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Governor Scott Unveils 2013 Education Agenda

Governor Rick Scott says he doesn’t want to see any funding cuts to education. In fact, he wants more money for teacher training and pre-paid debit cards for teachers to purchase classroom supplies.  The Governor officially unveiled his 2013 education goals Thursday.

Governor Rick Scott gave credit for the ideas to the teachers, principals and students he spoke with during his education tour a few months ago. The Governor says he frequently heard that they’re burdened with outdated rules. And Scott, citing his business background, says that’s something he wants lawmakers to tackle during the upcoming 2013 legislative session:

“Teachers and students tell us they waste time on unnecessary rules and outdated regulations that could be better spent on helping students in the classroom. We will eliminate many regulations recommended to us by a panel of seven superintendents to streamline the work of Florida educators.”

The Governor wants to give schools greater flexibility in making purchasing decisions, citing the state’s plan to transition to digital materials and away from paper-based textbooks. He also wants to get rid of enrollment caps for charter schools, and give local districts the ability to start their own.

Scott even earned some applause for recommending a moratorium on testing changes until the state fully transitions to national education standards.

"As I traveled the state on the listening tour, they explained to me that each year we had new and new testing requirements and expectations. We need to give teachers time to transition to Common Core standards, because these are much better measures for how students will succeed in college and career.”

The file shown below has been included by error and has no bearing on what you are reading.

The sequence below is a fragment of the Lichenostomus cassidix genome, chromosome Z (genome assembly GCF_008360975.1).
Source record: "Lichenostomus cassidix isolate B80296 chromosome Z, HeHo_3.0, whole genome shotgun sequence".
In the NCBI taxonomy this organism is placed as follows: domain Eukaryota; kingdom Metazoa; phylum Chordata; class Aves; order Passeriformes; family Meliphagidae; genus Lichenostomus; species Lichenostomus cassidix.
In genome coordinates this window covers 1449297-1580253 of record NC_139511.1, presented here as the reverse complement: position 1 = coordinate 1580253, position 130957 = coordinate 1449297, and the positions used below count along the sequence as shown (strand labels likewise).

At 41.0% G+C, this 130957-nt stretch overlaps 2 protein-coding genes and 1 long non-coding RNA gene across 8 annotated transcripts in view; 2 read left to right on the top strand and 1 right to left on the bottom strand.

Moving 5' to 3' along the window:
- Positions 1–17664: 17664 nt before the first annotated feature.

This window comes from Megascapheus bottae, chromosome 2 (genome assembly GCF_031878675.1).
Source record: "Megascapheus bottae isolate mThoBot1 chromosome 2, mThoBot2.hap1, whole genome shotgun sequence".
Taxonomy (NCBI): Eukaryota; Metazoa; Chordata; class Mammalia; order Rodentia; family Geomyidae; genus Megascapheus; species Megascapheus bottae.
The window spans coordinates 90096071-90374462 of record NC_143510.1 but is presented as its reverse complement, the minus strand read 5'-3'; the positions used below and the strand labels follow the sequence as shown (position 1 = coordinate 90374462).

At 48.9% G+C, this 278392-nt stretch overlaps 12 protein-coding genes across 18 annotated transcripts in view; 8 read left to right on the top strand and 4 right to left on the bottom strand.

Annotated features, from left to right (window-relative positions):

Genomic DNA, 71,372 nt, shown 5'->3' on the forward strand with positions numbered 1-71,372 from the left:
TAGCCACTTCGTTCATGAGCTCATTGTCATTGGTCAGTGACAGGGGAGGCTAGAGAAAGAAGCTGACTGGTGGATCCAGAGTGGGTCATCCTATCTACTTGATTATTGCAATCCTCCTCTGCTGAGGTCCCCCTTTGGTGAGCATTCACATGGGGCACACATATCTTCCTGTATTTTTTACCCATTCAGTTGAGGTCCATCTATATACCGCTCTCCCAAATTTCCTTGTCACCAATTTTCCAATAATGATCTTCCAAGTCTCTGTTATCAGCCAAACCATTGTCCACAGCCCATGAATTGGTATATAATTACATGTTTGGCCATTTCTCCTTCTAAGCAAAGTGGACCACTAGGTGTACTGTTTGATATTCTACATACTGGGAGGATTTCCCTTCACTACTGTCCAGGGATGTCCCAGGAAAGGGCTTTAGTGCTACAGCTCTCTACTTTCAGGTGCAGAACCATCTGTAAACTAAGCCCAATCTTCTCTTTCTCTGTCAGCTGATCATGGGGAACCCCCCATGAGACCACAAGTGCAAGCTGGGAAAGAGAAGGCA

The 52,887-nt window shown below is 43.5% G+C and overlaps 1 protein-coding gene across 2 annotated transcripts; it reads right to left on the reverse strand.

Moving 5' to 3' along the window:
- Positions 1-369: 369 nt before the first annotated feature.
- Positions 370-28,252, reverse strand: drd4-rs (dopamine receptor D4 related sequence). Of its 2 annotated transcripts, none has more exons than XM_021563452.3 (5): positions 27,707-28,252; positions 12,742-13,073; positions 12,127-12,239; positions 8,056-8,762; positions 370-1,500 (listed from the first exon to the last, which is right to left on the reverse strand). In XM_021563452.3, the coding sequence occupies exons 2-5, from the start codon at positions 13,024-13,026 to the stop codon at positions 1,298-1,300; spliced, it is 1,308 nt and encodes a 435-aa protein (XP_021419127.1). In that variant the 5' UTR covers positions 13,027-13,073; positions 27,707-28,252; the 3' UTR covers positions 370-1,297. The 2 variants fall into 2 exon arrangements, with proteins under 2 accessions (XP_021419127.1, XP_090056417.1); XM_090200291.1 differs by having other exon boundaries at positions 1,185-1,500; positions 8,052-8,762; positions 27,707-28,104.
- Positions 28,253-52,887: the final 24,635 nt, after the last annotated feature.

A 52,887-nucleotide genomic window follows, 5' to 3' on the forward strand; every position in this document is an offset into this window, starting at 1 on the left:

The issue of testing has been thorny in Florida, where just this year, more than 70-percent of students taking the state writing test failed it. It’s gotten harder for students to pass certain tests. The state is raising expectations on student learning as part of its transition to the national education standards which are called the Common Core. And Holding off on more testing changes is something teacher Carol Bucher says she can get behind:

"I was glad to hear the assessment piece that we had spoken about, that you were planning on doing something about it, so thank you for listening, we appreciate it, as teachers.” 

And the state’s largest teacher’s union, the Florida Education Association, expressed some cautious optimism with the Governor’s education plan. Union President Andy Ford says it’s too early to tell what the end result of the governor’s plans will look like:

“It’s too early to tell. The proof is going to be in the details, and when the budgeting process starts, we’ll see where the real priorities are.”   

But Ford adds that he appreciated Governor Scott referenced preparing students for college AND careers, noting not all students will go to college. And Ford says he wants to know more about the governor’s plans for public and private partnerships to fund things like teacher classroom supplies:

“I think if we can have the public-private partnership work, it could lead to other models as long as we make sure all schools are treated fairly because it’s a lot easier to get business partners in the suburbs than it is in the inner city.”    

So far, reaction to Governor Scott’s 2013 education agenda has gotten full support by groups like the Florida Chamber of Commerce and former Governor Jeb Bush’s Education think tank, the Foundation for Florida’s Future.  But Democratic legislative leaders aren’t impressed.  In a statement, House minority leader Perry Thurston called the Governor’s education goals and attempt to, quote, “disguise his horrific education record.

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Lynn Hatter is a Florida A&M University graduate with a bachelor’s degree in journalism. Lynn has served as reporter/producer for WFSU since 2007 with education and health care issues as her key coverage areas.  She is an award-winning member of the Capital Press Corps and has participated in the NPR Kaiser Health News Reporting Partnership and NPR Education Initiative. 

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